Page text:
- By Thomas E. RicksThomas E. Ricks covered the U.S. military from 1991 to 2008 for the Wall Street Journal and then the Washington Post. He can be reached at email@example.com.
I used to have a pretty good opinion of Tony Blair, the British prime minister from 1997 to 2007. Now I wonder why I ever thought that.
What changed me? Lots. But most of all, I recently I read his memoirs, A Journey: My Political Life. I now suspect my respect was born entirely of ignorance. The book is as trite as that title suggests, but even worse is his persistent mendacity. Historians pick on Churchill for occasionally selectively offering facts or outright lying in his World War II memoirs. But with Blair, I wonder if it would be easier to find the few places where he is genuinely candid. Reading his book, I became especially alert when he used phrases such as “To be fair” or “The truth is.” That usually means he is about to try to peddle another whopper.
When I sit down to read a book, I always have a pen in my hand. As one of my college professors taught, if you’re not marking the book, you’re not reading. The more I know about an event, such as the Iraq war, the more he shocked me. His pages about Iraq are now festooned with my comments — “BS” and “Wow” or simply “!”
You may think I am overstating the case. OK, let’s go to one page, 470.
He begins this page with an assertion about the Iraqi army: “The truth is the army more or less melted away.” Actually, no — in the summer of 2003, many of its members could be found just outside the gates of the Green Zone, where they were in the streets demonstrating for the pay they believed they had been promised by the Americans. And American officers even were compiling contacts lists of Iraqi army commanders in case that army was to be called in to work on cleanup and infrastructure projects.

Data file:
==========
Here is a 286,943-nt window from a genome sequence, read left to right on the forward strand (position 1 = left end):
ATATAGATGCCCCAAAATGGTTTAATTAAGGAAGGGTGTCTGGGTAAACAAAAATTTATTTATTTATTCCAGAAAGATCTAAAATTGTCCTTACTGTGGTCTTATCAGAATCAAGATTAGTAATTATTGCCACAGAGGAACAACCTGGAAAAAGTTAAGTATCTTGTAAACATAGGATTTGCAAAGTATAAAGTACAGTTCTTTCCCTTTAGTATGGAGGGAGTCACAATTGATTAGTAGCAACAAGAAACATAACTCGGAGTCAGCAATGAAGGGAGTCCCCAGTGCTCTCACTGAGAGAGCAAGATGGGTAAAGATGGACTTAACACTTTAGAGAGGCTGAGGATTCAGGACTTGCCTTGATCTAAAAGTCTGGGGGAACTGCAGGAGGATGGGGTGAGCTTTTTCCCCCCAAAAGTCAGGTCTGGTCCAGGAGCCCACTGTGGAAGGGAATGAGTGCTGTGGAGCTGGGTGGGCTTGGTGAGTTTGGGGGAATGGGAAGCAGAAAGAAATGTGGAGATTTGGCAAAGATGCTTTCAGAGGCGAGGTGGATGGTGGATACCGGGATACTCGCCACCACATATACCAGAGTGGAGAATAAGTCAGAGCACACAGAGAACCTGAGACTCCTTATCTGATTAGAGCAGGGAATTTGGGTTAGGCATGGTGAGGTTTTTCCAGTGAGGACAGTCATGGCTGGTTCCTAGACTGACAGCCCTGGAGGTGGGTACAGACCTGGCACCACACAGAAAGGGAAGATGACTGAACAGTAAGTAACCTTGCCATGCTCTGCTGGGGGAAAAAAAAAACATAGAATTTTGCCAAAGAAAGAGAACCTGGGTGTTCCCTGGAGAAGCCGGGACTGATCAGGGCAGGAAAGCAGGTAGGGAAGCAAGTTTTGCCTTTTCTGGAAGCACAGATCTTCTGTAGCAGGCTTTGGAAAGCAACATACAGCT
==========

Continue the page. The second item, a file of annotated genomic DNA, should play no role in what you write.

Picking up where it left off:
In the next paragraph on the same page, he gets into the banning of Baath Party members. “It was a far less drastic programme than, say, the denazification after the Second World War.” It was also far more inept than that earlier program, which was conducted at the grass roots level, made important exceptions, and worked its way up. De-Baathification was a clumsy, top-down directive. The CIA station chief in Baghdad warned at the time that if the American insisted on it, six months later they would face an insurgency.
And still on the same page, Blair writes, “With hindsight, both the de-Baathification and the disbanding of the army could and should have been done differently. . . . But this is, as I say, a judgement with the benefit of hindsight.” Actually, no, it was a judgement that some American generals and other officials made at the time, arguing for different approaches, and were overruled by Bush Administration officials.
A few pages later, he concludes this section by instructing his critics. “So, my final conclusion is this. Whatever the planning, be prepared for this: to stand up and fight, if necessary in a long, protracted and bloody battle.”
Now he tells us.
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